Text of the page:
Recited Prayers

Recited Prayers June 29, 2012

Here’s my nightly practice with my kids:

Now I lay me down to sleep,
And float into God’s/Goddess’ dreamy deep.
For my life my thanks I give.
To love this world, for this I live.
When I wake in the morning light,
May Goddess be with me and guide my sight.

This is my variation on the classic 18th century children’s prayer.  I use “God” with my son, because that is what he prefers, and Goddess with my daughter, because that is what she prefers.

After the prayer, we each say three things that we are thankful for.  Then we recite the blessing below:

Deep peace of the rolling wave to you
Deep peace of the blowing breeze
Deep peace of the quiet earth to you
Depp peace of the shining stars
Deep peace of the white moon to you
Deep peace of the gentle night
Deep peace, deep peace, deep peace to you.

This is my variation on a prayer by Fiona Macleod, “The Dominion of Dreams Under a Dark Star” (1895).  (I actually got this idea from a podcaster, “Darklyfey” of the (now defunct) podcast, The Dark Side of Fey, who says the blessing over her children at night.)

I also wrote this prayer for the morning, but we’ve never practiced it because we rarely wake up at the same time:

Now I wake to the morning light,
As the sun returns from the womb of night.
May my heart be filled with joy this day,
May my mind be filled with wonder this I pray,
May the beauty of the earth fill my sight,
And my soul’s path before me always be bright.

Oh, and while I’m at it, here’s the grace we sometimes say over meals:

We thank the earth in which the seed does grow;
We thank the hands that the seed did sow.

We thank the sky which gave the seed its rain;
We thank the sun whose rays yield us gain.

We thank those hands that this meal did prepare;
To live in honor of these gifts is our prayer.

My daughter especially seems to love these recited prayers and our nightly ritual.

I grew up in a religion which eschewed recited prayers as not genuine.  Prayer, as I was taught it, was a conversation with deity.  It usually followed a certain formula:

1.  “Dear Heavenly Father …”

2.  Say what you are grateful for: “Thank you for …”

3.  State what blessings you wish for: “Please bless …”

4.  “In the name of Jesus Christ, Amen.”

I taught this formula to many people while I was a Mormon missionary.  Since I served in Brazil, most of the people I taught were Catholic and were completely unfamiliar with this conversational style of prayer.   While there is a certain amount of formality to public prayers, Mormons are encouraged to be even more informal and conversational in their private prayers.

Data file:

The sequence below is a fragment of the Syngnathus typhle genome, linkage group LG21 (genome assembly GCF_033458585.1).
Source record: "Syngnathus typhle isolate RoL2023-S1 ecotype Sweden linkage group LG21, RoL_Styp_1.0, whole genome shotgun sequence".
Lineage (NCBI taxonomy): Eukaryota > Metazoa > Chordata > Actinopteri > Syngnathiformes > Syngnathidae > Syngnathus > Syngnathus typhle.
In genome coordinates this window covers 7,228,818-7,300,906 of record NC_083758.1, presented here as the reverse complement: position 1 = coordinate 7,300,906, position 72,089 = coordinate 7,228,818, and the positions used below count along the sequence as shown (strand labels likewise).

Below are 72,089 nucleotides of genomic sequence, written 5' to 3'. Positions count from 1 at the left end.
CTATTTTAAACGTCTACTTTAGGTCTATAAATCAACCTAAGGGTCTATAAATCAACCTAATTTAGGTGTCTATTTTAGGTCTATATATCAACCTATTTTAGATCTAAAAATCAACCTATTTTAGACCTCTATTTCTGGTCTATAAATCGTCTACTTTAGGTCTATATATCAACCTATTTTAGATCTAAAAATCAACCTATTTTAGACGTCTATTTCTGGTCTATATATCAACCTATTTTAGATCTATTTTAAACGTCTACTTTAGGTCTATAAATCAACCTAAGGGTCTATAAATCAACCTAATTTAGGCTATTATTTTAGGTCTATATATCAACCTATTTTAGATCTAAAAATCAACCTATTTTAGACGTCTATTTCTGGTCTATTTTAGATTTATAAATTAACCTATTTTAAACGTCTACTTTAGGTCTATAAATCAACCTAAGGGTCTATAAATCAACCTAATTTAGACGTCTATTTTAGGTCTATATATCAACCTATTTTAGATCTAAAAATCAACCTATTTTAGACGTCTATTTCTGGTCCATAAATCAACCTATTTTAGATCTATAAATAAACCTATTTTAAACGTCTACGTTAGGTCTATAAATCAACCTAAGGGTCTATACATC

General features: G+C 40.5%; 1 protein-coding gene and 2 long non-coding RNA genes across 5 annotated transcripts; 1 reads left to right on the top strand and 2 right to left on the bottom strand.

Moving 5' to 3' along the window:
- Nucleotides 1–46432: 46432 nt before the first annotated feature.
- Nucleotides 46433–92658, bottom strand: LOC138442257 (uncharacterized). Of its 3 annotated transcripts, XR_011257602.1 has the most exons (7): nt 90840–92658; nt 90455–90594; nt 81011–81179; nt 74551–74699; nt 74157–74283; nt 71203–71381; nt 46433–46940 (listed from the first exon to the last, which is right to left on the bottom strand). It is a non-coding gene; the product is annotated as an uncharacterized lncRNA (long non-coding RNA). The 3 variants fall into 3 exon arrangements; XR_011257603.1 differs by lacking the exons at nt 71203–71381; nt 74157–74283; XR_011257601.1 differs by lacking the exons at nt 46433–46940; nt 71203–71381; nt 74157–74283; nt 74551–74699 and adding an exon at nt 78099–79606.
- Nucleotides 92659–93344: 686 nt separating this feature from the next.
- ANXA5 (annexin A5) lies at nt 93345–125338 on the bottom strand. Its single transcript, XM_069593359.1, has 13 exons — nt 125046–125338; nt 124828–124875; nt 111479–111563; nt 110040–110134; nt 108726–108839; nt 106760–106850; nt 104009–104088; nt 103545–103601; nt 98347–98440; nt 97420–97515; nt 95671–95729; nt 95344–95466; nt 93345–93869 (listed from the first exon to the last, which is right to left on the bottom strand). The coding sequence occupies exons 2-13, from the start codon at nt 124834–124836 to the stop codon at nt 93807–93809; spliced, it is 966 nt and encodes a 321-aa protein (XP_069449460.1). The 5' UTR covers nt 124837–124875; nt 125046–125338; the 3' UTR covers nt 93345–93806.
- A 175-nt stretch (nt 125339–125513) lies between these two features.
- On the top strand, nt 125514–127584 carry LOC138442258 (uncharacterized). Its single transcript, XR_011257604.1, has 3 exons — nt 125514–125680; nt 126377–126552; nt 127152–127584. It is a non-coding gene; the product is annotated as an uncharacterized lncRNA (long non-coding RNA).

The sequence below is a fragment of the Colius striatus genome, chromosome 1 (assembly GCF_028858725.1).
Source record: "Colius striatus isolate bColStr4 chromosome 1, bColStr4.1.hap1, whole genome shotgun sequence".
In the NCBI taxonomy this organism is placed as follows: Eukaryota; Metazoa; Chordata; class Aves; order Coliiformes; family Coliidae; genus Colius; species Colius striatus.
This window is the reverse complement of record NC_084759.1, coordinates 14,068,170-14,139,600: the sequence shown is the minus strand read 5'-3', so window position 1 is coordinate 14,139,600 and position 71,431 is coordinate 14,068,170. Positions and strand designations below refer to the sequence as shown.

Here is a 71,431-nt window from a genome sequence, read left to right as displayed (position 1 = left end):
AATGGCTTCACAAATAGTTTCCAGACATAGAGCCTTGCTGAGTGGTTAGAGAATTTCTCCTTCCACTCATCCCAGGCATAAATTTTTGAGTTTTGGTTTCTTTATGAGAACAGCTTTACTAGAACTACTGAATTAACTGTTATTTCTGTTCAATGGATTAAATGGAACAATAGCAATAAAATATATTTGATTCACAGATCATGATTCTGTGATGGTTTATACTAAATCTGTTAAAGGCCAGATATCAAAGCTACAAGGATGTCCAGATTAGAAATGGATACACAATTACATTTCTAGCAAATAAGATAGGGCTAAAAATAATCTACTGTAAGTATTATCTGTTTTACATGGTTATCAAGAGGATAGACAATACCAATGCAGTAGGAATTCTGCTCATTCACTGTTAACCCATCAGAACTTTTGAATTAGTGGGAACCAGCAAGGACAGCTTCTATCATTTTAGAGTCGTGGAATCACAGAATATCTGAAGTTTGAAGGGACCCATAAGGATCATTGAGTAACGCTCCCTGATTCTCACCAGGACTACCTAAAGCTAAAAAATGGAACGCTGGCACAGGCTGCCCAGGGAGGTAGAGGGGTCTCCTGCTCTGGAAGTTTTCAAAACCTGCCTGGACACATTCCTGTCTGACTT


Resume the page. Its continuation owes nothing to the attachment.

There was always a part of me that had difficulty with the informality.  I think in my own mind, my conception of God emphasized the “Heavenly” over the “Father”, the transcendence over the relational, and this was probably reflected in my ambivalence about conversational prayers.  Now my conception of divinity is both more and less intimate than the God of my childhood.  The gods are both closer to me than my own eyes (Eckhart), but also much larger and much stranger than I can imagine (Sagan).  And my devotional practice reflects that now, I think.

For a long time after leaving the Mormon church, I could not pray at all.  I did not (and still do not) believe in a deity that intervenes in nature or that grants wishes or withholds blessings.  As I have slowly developed a new spiritual practice, however, I have found a place for a form of prayer.  And recited prayers have opened the door again to a practice that was lost to me.

My nightly ritual begins and ends with recited prayers, but I do leave a space in the middle for spontaneous prayer, for conversation, if I so desire.  “This is my sacred fire. This is my holy place. These are the words of my prayer …”  Most often, I do not take advantage of it, or I fill it with another recitation.  But sometimes I do express heartfelt wishes pertaining to my own spiritual development.  I pray that I may learn to love the world or that I may come to understand the mysteries of life and death.  (Not the kind of thing I expect to descend from heaven like manna.)  I have found that the recited prayers are brackets that help me create the sacred time and sacred space in which I feel comfortable to pray.  In this way, I feel like I cam honoring the mystery that is divinity, in a way that the more conversational prayers of my Mormon years never did.

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